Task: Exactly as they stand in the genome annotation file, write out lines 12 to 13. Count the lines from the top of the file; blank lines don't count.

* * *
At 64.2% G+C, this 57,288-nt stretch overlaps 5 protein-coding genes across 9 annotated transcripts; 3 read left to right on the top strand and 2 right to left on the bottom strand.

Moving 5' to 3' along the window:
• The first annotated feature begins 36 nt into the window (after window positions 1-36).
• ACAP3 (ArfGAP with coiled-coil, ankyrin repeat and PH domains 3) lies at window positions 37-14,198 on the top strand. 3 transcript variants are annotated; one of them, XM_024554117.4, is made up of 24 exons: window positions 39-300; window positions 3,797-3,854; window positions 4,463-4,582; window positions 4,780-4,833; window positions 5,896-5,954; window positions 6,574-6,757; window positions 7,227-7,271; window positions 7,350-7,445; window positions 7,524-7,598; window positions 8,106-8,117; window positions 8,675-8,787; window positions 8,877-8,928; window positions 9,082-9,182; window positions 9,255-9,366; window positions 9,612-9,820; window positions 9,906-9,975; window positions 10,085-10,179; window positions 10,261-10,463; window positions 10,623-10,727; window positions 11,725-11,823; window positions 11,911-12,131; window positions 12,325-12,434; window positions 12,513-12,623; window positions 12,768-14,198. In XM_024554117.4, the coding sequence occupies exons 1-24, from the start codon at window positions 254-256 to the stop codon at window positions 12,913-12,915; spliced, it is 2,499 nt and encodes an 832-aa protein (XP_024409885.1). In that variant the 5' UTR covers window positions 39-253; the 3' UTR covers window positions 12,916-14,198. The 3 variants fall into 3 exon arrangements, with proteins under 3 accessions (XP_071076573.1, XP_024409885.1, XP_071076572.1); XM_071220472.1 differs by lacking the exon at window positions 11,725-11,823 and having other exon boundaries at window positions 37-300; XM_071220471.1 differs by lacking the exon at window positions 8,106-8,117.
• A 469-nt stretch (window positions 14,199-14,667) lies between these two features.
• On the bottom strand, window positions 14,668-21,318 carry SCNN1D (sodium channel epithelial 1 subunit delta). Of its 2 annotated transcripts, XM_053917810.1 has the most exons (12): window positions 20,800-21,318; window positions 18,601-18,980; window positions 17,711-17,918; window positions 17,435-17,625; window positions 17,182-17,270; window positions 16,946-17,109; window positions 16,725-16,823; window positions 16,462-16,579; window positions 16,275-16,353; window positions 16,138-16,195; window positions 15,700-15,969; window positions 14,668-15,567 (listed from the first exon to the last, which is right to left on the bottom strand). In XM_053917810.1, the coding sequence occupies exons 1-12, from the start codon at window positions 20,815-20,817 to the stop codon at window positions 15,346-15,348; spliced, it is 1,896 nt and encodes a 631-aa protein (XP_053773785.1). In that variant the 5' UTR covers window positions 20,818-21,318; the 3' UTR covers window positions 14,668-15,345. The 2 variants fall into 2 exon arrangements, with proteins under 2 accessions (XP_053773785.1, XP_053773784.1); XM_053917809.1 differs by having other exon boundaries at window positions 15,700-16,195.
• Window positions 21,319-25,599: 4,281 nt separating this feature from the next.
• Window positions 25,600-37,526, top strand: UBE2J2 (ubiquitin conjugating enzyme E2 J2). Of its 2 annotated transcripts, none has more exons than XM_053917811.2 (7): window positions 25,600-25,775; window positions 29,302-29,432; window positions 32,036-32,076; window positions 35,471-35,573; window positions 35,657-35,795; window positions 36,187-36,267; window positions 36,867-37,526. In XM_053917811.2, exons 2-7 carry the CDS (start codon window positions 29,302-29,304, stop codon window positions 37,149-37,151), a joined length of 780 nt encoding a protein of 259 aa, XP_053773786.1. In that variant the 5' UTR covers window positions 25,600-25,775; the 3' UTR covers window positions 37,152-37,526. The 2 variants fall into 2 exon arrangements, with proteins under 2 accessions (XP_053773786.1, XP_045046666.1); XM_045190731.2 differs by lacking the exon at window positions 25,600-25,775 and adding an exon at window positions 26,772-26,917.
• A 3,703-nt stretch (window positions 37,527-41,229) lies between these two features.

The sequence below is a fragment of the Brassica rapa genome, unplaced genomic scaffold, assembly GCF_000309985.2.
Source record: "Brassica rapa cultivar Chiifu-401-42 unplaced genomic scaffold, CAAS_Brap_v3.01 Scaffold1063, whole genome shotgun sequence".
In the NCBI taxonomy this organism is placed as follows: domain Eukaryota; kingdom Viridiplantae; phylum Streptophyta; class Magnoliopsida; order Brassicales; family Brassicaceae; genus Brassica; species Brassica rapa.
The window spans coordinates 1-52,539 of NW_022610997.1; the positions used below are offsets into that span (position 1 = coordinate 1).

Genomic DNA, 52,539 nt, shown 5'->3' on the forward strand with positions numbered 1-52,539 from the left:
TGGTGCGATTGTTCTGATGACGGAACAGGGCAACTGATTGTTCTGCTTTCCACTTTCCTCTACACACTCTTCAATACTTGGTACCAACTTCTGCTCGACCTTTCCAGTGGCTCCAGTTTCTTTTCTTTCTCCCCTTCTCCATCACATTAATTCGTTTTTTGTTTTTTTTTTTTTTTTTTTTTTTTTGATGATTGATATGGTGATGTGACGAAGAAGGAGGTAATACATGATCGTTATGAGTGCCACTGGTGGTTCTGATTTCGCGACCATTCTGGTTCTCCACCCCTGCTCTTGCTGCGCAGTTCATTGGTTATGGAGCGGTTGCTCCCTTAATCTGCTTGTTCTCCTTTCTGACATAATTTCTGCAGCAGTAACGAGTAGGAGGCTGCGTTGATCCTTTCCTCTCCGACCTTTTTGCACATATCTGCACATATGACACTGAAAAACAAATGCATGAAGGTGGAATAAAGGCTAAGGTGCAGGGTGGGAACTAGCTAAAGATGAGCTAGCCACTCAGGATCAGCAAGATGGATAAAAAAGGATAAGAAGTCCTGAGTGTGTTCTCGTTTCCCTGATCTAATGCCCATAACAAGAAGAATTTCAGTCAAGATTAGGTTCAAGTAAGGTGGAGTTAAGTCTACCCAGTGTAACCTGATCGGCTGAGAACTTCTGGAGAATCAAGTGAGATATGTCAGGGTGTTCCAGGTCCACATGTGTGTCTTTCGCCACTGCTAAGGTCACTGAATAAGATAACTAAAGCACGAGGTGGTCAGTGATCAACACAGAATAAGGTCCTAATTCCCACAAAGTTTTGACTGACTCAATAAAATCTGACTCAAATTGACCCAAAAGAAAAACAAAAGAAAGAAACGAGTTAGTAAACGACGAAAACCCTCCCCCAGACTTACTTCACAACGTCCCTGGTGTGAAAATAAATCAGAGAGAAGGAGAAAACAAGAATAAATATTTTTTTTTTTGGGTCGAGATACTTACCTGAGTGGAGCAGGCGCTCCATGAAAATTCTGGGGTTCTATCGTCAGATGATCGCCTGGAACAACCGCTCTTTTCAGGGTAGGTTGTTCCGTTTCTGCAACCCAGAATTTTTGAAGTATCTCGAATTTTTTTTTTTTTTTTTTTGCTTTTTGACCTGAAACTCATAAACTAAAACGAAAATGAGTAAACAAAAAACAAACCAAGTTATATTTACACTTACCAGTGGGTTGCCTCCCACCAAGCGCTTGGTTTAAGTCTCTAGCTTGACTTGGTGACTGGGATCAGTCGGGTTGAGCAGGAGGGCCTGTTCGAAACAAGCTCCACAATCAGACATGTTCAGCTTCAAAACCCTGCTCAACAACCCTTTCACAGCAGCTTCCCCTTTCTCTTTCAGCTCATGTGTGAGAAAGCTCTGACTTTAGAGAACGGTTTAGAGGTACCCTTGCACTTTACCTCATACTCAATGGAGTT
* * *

In the NCBI taxonomy this organism is placed as follows: domain Eukaryota; kingdom Viridiplantae; phylum Streptophyta; class Magnoliopsida; order Brassicales; family Brassicaceae; genus Brassica; species Brassica rapa.
The window spans coordinates 1-52,539 of NW_022610997.1; the positions used below are offsets into that span (position 1 = coordinate 1).